This isn’t necessarily AR by the strictest definition. The goal isn’t to overlay virtual images on what you’re actually seeing at the site. But it isn’t that far from AR either, and it’s not hard to imagine how augmented reality app design will be used to enhance apps like Unearth in the future. We expect many other industry-specific applications to follow, integrating real world geo-located data with project management tools.
For augmented reality designers and aspiring AR designers, that means there’s a lot more out there than flashy consumer apps. If you’re an expert in UI design, or have industry-specific technical knowledge, project management experience or other supplementary skills to complement your design background, it’s time to stretch your imagination. There’s a lot of room for you to follow your vision and find your own niche in the augmented reality app design world.
Augmented Reality Will Dramatically Alter UX Design
User experience design has a lot of well-worn UX design conventions. If an app is well-designed, a user can pick it up and intuitively grasp how to switch screens, navigate menus and find the information and functions they’re looking for within a few minutes of loading it for the first time — in most cases, without reading any instructions.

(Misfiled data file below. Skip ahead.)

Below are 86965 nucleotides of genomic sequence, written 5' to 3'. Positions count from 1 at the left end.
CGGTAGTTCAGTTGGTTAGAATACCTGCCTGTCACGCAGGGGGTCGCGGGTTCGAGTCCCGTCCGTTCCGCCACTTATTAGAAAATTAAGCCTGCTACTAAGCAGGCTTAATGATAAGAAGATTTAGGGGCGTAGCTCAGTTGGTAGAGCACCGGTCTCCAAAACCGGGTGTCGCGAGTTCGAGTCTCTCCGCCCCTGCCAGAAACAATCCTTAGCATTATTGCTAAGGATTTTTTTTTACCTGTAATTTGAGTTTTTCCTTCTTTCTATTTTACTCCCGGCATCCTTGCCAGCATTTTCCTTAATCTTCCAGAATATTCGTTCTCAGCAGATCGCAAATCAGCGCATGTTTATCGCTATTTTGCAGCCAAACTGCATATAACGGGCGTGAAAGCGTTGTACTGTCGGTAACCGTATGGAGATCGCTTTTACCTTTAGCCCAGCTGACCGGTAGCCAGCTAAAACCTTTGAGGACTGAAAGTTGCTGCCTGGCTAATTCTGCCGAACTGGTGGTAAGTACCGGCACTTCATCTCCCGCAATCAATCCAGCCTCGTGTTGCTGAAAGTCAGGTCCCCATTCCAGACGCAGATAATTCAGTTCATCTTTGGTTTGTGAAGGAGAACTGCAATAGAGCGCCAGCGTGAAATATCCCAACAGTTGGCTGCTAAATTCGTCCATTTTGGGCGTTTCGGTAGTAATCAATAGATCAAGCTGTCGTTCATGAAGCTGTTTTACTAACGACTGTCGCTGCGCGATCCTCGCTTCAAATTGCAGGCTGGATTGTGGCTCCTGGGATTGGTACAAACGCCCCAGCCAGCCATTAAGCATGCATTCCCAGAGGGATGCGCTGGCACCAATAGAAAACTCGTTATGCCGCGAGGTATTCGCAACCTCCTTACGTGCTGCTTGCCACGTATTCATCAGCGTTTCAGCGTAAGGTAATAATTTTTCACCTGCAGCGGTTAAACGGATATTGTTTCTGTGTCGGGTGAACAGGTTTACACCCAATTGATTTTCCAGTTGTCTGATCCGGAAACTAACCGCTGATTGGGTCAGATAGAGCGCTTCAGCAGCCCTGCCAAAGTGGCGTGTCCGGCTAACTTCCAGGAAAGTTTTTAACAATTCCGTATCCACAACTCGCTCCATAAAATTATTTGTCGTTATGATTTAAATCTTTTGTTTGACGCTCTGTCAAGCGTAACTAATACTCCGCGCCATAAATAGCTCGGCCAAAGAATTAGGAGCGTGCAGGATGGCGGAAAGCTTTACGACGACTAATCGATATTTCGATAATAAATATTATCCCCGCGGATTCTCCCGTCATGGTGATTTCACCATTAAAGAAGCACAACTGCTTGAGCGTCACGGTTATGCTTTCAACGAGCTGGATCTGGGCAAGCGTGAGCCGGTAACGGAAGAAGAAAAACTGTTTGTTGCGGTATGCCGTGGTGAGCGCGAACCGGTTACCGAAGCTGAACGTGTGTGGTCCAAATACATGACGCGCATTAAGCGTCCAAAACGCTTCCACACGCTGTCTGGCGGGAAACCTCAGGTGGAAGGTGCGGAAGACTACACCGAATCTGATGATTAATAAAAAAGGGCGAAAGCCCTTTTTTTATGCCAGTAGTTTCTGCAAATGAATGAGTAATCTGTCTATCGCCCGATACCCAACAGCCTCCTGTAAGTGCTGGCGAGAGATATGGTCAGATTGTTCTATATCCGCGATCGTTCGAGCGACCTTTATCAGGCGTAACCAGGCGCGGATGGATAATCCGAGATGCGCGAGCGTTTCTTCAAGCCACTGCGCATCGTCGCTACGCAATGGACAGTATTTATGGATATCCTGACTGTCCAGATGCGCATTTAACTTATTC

Augmented reality is going to break a lot of those conventions, and profoundly transform UX design. On a basic level, designers have a lot more space to play with. While a conventional flat screen interface is limited by the form factor of the screen, augmented reality designers can work with 360 degrees, along with depth. How dramatically that changes the UX depends on the interface. If you’re using a hands-free 3D viewer, you can radically alter the interface, filling the space around users with objects, controls, and information. Over time, this will change the way designers balance functionality and ease of use — in three dimensions, you can throw a lot more at your user without making the app cumbersome.
But even with 2D screen-based augmented reality, designers have a lot of room to create novel user interfaces and experiences. You can tie virtual objects to different physical locations or orientations with respect to the user, for example by letting users place reminders or virtual tools in different places. You can create apps that interact with changing world conditions, providing rich contextual input. You can even incorporate interactions with other users more naturally.